“Strength in Diversity,” proclaimed the Bugler, the newsletter I picked up at Olympic National Park in Washington State. I’d taken advantage of the opportunity to explore the Pacific Northwest before our 16 fellows arrived in Seattle and Tacoma for our second PLACES gathering, and it was as if the work had started a week early.
The stunning density of the Hoh Rain Forest revealed its layers to me as yellow-green light shone through the gigantic Sitka spruce trees, Douglas firs, big leaf maples, western hemlock, and ubiquitous mosses and ferns. Tiny saplings, striving toward the light, stretched their roots around recently fallen nurse logs down to the soil for water and stability. All these beings compete fiercely for resources, but also depend on one another to cope with and adapt to changes in the environment. “The park’s variety of life,” cried the Bugler, “provides strength and resilience for the future.”
In Seattle, in Tacoma, and in my home, the Quad Cities, we need to cope with change and adapt for the future. We know that the American cities that are growing and thriving have diversity in common. But diversity without equity and inclusion will serve none of us.
The National Equity Atlas calls our country’s increasingly diverse population “a tremendous asset in the global economy. But rising income inequality and persistent racial gaps in health, wealth, income, employment, education, and opportunity prevent low-income people and people of color from realizing their full economic potential. And as the nation becomes more diverse, the costs of inequity will grow.”
The Quad Cities urban core is actually made of five cities in northwest Illinois and Southeastern Iowa: Davenport and Bettendorf in Iowa; Rock Island, Moline and East Moline in Illinois. With growing diversity and an average racial income gap of $5 per hour in our metro area, along with disparities in educational levels needed for current and future jobs, the Quad Cities has much to do to realize our regional vision that “residents of all races, ethnicities, ages, political affiliations, religious backgrounds, sexual orientations and viewpoints […] are embraced, have an equal opportunity for success and know that their differences are the foundation for the region’s successes.”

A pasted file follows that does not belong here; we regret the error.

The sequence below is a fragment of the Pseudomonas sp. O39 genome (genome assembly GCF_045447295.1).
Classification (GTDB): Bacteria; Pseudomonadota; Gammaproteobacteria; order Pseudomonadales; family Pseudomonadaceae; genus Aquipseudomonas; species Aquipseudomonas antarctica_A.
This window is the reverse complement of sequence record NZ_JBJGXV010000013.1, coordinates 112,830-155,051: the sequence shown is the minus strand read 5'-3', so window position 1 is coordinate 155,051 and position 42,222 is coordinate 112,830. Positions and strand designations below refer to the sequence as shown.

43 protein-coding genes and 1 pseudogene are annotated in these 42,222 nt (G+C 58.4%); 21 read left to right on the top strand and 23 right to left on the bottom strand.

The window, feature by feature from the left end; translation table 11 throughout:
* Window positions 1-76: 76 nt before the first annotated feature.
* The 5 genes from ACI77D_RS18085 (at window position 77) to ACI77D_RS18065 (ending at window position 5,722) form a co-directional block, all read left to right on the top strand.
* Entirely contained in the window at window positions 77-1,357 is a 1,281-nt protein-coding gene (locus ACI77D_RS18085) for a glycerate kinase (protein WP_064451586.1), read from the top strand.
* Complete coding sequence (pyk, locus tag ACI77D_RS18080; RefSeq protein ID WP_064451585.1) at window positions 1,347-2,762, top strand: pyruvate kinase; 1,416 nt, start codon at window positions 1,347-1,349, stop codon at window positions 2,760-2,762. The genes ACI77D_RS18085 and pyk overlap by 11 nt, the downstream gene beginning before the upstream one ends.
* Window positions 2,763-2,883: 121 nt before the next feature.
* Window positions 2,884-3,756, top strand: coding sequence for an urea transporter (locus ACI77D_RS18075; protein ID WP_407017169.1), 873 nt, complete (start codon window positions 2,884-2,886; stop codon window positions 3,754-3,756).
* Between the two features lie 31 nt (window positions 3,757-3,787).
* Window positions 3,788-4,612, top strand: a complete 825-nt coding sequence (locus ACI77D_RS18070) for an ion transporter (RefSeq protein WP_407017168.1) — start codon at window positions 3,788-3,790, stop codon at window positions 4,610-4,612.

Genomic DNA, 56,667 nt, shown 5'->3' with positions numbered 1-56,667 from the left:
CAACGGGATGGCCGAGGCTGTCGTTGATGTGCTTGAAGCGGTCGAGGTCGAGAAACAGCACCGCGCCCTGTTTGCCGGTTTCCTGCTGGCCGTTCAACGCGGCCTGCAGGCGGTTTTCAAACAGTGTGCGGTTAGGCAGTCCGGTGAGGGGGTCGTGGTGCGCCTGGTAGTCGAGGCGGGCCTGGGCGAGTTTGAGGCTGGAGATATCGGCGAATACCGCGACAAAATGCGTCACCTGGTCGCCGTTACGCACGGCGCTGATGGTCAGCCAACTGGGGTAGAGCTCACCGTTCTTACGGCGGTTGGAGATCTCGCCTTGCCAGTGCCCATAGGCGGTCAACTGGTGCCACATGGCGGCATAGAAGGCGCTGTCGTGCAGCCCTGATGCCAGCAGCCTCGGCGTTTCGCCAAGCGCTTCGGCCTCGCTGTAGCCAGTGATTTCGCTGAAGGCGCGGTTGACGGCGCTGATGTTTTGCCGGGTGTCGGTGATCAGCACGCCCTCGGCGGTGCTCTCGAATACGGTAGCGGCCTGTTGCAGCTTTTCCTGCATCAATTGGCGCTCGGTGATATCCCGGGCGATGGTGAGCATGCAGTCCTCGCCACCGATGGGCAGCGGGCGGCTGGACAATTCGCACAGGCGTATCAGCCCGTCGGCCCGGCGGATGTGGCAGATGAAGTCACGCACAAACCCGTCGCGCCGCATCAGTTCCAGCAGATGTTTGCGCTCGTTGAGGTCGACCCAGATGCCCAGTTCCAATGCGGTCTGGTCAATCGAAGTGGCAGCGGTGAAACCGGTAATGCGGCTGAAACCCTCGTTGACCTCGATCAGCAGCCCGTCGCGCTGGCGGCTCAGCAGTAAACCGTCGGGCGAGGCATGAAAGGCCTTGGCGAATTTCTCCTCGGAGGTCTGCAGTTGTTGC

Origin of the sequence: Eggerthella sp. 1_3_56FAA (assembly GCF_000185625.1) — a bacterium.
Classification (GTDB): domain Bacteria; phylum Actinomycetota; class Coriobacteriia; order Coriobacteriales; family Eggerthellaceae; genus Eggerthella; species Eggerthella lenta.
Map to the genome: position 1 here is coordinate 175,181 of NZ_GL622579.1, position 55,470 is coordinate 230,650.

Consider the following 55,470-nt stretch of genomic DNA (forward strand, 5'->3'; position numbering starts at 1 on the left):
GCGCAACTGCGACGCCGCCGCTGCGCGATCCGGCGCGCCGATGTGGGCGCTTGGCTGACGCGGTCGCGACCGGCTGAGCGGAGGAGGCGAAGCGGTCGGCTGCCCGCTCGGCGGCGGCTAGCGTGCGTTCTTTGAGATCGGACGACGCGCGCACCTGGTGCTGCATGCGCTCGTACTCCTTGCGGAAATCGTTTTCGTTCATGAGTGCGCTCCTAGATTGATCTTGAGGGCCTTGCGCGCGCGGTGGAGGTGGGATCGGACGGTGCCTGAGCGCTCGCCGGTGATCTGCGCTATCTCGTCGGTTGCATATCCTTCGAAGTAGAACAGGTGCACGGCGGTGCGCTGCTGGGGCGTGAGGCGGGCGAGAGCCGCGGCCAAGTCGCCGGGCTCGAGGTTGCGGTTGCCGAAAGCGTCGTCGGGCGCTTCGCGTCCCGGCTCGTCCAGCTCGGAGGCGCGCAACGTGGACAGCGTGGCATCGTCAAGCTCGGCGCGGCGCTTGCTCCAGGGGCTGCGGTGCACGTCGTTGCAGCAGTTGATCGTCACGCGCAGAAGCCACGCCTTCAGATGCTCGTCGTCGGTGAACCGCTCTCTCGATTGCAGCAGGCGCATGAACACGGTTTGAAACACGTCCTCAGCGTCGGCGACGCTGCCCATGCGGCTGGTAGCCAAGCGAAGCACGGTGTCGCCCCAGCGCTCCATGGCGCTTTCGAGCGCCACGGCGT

I’m proud that our government, nonprofit, and business leaders have adopted this goal of being a welcoming and inclusive community.
As another small city setting its own image rather than letting itself be defined by others, Tacoma offers relevant lessons for my home. They too are seeing increased diversity without corresponding equity. One cooperative response comes from the Puyallup Watershed Initiative, a mix of community members, nonprofits, governments, and businesses in that watershed to increase community stewardship, strengthen local leadership, increase equity and inclusion—all in the interest of improving water quality for the people who rely on the glacial runoff of that eerie floating mountain visible all along the I-5 corridor: Mount Rainier. Each work group, coalesced around common interests like transportation, food, stormwater, and environmental education, creates a unified 20-year vision as well as shorter-term plans to accomplish goals within that time.